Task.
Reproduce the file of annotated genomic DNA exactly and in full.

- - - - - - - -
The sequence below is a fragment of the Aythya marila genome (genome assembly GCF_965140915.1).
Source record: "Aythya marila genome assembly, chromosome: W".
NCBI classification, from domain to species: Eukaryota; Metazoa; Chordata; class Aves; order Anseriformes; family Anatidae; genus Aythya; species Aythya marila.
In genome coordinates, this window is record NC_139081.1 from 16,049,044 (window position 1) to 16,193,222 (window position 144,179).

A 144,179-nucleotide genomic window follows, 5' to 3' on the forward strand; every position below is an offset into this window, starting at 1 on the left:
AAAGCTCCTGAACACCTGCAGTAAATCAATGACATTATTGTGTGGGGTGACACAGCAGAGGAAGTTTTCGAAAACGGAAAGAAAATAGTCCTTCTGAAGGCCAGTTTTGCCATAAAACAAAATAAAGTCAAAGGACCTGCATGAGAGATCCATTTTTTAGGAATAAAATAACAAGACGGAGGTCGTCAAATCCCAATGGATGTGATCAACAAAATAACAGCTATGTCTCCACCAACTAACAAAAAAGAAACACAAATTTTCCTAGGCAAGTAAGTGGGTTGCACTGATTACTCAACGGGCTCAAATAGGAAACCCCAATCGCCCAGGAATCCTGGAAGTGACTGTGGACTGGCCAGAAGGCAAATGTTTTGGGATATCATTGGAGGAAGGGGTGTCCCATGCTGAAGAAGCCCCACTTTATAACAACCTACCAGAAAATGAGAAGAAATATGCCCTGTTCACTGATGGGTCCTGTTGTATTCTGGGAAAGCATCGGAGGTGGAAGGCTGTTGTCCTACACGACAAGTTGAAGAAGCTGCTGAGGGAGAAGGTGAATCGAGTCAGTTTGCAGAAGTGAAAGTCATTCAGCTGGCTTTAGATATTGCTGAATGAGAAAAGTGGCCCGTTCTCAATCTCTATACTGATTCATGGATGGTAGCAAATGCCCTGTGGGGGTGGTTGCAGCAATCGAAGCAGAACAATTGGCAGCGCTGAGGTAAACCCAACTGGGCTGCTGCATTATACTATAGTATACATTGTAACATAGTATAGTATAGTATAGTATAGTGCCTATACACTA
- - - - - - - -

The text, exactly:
The sequence below is a fragment of the Aythya marila genome (genome assembly GCF_965140915.1).
Source record: "Aythya marila genome assembly, chromosome: W".
NCBI classification, from domain to species: Eukaryota; Metazoa; Chordata; class Aves; order Anseriformes; family Anatidae; genus Aythya; species Aythya marila.
In genome coordinates, this window is record NC_139081.1 from 16,049,044 (window position 1) to 16,193,222 (window position 144,179).

A 144,179-nucleotide genomic window follows, 5' to 3' on the forward strand; every position below is an offset into this window, starting at 1 on the left:
AAAGCTCCTGAACACCTGCAGTAAATCAATGACATTATTGTGTGGGGTGACACAGCAGAGGAAGTTTTCGAAAACGGAAAGAAAATAGTCCTTCTGAAGGCCAGTTTTGCCATAAAACAAAATAAAGTCAAAGGACCTGCATGAGAGATCCATTTTTTAGGAATAAAATAACAAGACGGAGGTCGTCAAATCCCAATGGATGTGATCAACAAAATAACAGCTATGTCTCCACCAACTAACAAAAAAGAAACACAAATTTTCCTAGGCAAGTAAGTGGGTTGCACTGATTACTCAACGGGCTCAAATAGGAAACCCCAATCGCCCAGGAATCCTGGAAGTGACTGTGGACTGGCCAGAAGGCAAATGTTTTGGGATATCATTGGAGGAAGGGGTGTCCCATGCTGAAGAAGCCCCACTTTATAACAACCTACCAGAAAATGAGAAGAAATATGCCCTGTTCACTGATGGGTCCTGTTGTATTCTGGGAAAGCATCGGAGGTGGAAGGCTGTTGTCCTACACGACAAGTTGAAGAAGCTGCTGAGGGAGAAGGTGAATCGAGTCAGTTTGCAGAAGTGAAAGTCATTCAGCTGGCTTTAGATATTGCTGAATGAGAAAAGTGGCCCGTTCTCAATCTCTATACTGATTCATGGATGGTAGCAAATGCCCTGTGGGGGTGGTTGCAGCAATCGAAGCAGAACAATTGGCAGCGCTGAGGTAAACCCAACTGGGCTGCTGCATTATACTATAGTATACATTGTAACATAGTATAGTATAGTATAGTATAGTGCCTATACACTA